I’ve actually decided to try to stick with bluegrass and oldtime gospel style as much as I can, because that’s what I’m good at (well not compared to other people but compared to other stuff I sing) and it is something I’m confident in, and something nobody else in my church will sing.
We have so many brilliant musicians and singers in my church that I sort of want to do “my thing”, to not fall into the trap of comparing myself with others, and “my thing” is bluegrass and the likes.


Swedish trad music

fiddleYesterday we went to a music event near Göteborg. It’s where musicians and dancers come together. It’s an old school (I think) and there is one main building where people dance all night (or at least until about midnight) and a smaller house where people sit down and jam all night. It’s Swedish trad music we’re talking about.

I have such mixed emotions about Swedish trad music. It’s great music, that isn’t the problem. But I’ve never really felt “at home” among Swedish trad musicians. I guess that the majority of them have played music since they were kids, and attended classes and summer schools, and learned all the standard tunes at an early age. I started playing music when I was 21, and I started with country and bluegrass. After that I took up Irish music, and didn’t start with Swedish music until I was like 30. I haven’t had anyone to teach me the standard tunes, but have only learned the tunes that I particularly like. There are tons and tons of great Swedish tunes but many of them are particular in key and mode, and they’re not really tunes you can just “join in” on. And when good musicians sit down together with their fiddles, it’s not that they play the simpler tunes. It’s all about minor keys and obscure polskas. They are gorgeous tunes, but nothing I could learn just by joining in.

I don’t really know any people who are on intermediate levels of playing, so I don’t have anyone to give me inspiration to play Swedish music. Brilliant musicians inspire me to a certain point, but I need to have some kind of potential to play with other people to be really inspired to play. We have friends who are brilliant musicians and then of course don’t play other than the fancy tunes, if they play with other people at all…sometimes I get the impression that they’ll rather play for an audience. They are lovely people but not people I usually enjoy playing music with. Or, more correctly, it’s kind of boring when I’m able to join in on maybe 1% of the tunes they play. I must say though, that last night, one of our friends was actually one of those who took up some playable tunes, so that was a very nice surprise.

I haven’t played the melodeon for a long time, but when I did, I sort of felt the same thing as I do with the fiddlers. I sort of don’t fit in anywhere with Swedish trad musicians. And now when I’ve taken a long break from the fiddle (mainly because of my wrist injury), I don’t even know what instrument to play when going to a Swedish trad music event. Yesterday I brought the octave mandolin, which wasn’t bad, especially since I’ve managed to fix it up and make it playable again, but I don’t know how to use it to back Swedish music, and chords is what’s left for me since most tunes that were played last night weren’t particularly “session-friendly”.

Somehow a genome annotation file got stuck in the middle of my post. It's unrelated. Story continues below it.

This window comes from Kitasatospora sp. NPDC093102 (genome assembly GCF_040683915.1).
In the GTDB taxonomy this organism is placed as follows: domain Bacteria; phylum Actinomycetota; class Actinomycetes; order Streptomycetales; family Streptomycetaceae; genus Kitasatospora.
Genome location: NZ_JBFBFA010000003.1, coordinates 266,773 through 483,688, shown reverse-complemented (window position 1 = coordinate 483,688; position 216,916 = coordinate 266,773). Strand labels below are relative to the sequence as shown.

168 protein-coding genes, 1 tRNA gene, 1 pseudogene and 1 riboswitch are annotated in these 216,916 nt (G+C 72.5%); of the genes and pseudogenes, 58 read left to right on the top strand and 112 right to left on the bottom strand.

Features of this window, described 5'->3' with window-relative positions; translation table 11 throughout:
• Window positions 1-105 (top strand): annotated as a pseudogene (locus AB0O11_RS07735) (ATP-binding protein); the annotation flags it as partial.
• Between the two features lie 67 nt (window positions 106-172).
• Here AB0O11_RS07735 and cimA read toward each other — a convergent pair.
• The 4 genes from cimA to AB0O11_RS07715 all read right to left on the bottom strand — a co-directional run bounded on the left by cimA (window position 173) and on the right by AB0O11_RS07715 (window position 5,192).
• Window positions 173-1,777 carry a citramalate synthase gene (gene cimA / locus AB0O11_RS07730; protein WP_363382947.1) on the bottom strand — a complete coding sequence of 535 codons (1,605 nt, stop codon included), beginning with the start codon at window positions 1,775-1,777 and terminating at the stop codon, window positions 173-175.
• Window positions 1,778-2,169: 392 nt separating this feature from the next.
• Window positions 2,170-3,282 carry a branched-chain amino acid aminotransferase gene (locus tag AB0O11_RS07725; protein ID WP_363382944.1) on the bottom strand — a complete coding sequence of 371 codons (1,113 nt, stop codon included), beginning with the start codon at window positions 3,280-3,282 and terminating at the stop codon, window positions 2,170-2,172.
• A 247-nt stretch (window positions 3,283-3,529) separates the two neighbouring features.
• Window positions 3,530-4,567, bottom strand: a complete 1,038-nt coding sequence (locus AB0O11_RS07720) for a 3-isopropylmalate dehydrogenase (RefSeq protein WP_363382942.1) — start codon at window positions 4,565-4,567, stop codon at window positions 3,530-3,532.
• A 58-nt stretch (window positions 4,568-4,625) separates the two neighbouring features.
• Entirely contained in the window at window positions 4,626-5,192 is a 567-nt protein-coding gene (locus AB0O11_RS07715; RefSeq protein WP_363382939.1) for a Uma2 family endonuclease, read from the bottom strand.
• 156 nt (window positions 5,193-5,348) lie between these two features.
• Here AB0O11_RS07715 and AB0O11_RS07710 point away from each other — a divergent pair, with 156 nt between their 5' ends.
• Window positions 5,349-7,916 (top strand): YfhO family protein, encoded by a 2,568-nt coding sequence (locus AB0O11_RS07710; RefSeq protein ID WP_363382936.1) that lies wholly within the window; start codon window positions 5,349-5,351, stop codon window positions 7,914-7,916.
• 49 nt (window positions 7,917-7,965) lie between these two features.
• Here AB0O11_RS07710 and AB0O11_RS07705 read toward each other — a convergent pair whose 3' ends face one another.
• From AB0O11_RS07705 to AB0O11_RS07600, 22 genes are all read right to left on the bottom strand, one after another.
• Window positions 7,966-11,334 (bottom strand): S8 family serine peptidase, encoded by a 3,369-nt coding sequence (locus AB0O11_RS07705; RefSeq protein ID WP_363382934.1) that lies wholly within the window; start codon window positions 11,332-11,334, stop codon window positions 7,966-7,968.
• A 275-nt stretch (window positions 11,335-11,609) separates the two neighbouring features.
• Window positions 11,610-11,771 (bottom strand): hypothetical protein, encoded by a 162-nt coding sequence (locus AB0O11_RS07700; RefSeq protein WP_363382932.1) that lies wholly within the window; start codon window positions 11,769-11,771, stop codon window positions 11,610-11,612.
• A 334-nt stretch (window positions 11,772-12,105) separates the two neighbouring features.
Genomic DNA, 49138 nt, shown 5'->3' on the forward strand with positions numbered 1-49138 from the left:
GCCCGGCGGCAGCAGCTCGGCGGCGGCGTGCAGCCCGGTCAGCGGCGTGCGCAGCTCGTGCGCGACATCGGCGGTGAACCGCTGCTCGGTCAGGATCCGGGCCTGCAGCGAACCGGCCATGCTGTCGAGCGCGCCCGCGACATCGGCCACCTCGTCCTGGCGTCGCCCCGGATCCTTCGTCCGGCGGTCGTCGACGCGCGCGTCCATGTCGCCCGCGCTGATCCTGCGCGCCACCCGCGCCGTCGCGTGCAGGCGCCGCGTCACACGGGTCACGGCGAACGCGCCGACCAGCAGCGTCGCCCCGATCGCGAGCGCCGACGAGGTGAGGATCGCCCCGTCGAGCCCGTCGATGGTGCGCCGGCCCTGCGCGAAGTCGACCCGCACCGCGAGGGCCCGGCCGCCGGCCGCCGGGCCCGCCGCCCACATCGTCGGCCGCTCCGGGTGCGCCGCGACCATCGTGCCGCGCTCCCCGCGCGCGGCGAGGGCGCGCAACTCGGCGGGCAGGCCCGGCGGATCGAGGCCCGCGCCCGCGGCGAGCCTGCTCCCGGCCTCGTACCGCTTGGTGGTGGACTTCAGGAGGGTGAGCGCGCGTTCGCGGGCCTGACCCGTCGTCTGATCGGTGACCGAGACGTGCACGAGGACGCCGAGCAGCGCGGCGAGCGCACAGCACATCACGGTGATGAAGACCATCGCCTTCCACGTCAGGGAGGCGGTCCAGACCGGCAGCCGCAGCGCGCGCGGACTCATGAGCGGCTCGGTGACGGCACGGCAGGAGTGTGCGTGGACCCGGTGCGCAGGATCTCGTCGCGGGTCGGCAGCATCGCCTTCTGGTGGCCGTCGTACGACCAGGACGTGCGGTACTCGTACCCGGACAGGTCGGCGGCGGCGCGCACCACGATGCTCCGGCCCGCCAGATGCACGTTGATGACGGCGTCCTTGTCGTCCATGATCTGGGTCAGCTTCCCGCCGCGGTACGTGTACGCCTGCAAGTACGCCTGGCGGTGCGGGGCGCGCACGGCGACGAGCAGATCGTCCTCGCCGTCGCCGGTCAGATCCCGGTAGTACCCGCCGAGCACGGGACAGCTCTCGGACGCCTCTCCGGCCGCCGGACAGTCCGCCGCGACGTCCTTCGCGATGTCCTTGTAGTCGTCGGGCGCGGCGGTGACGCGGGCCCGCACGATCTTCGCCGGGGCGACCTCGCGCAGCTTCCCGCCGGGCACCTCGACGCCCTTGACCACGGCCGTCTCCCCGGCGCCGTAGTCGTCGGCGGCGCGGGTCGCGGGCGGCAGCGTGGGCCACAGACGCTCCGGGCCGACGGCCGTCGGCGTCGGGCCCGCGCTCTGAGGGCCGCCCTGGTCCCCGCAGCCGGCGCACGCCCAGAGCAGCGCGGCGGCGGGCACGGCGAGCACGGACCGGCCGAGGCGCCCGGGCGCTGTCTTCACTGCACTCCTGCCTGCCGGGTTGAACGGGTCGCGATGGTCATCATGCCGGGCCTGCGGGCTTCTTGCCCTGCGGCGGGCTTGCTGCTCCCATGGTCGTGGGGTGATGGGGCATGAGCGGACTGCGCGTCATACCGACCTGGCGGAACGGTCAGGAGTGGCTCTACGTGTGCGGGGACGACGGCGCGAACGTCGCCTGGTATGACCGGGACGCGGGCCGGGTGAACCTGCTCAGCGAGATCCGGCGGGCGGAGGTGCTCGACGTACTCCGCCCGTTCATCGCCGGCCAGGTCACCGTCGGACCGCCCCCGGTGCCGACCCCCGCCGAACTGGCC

It would be nice to take up the fiddle again, especially since I still want to learn the tunes my grandpa wrote. I played it last June at the Midsummer celebration and music-wise it wasn’t as bad as I had imagined it would be, but I was in great pain, maybe not so much because of the carpal tunnel or other nerve problems, but because I haven’t played the fiddle for ages and my forearm muscles need to be trained for it again. And even if I manage to get back to playing the fiddle again, I will still be in the situation that I don’t know any people who are at a similar playing level as myself. I think that with Swedish music, the setting I feel more strongly about is the group up in Dalarna that we go to play with (at most) once a year, at Midsummer. Although the members are spread all over Sweden, they are based in the little village where my grandpa was from. My grandpa was a fiddler, and I have this strong feeling that I want to and need to fill his shoes. If it wasn’t for my grandpa, I would probably just quit playing Swedish music, but every time I think of my grandpa I think about how happy and proud he would be if he knew I play the fiddle. I also have this wish to keep his tunes alive. When I think about that, I get some inspiration to take up the fiddle again, actually.


The perfect duet

This duet gives me gooseskin. Their voices fit so perfectly together. I’m sorry, Patty, there is nothing bad with country music, but your voice was made for singing bluegrass and old-time.

The gentleman Ralph Stanley is getting old but as far as I know he’s still going strong and touring. He was born 1927… and still touring, that is rather impressive. He’s one great hero in bluegrass music for me. So many great songs, so much great music he’s produced with different people. He gives a much more sympathetic impression than Bill Monroe in my opinion (and I don’t like Monroe’s mandolin playing either, although I know it’s a blasphemy saying that… haha).

This is another great duet. Still Patty Loveless. I love her singing. And Ricky Skaggs was my first hero when I started to play the mandolin.

And here is the true mandolin hero. And he can do more than that.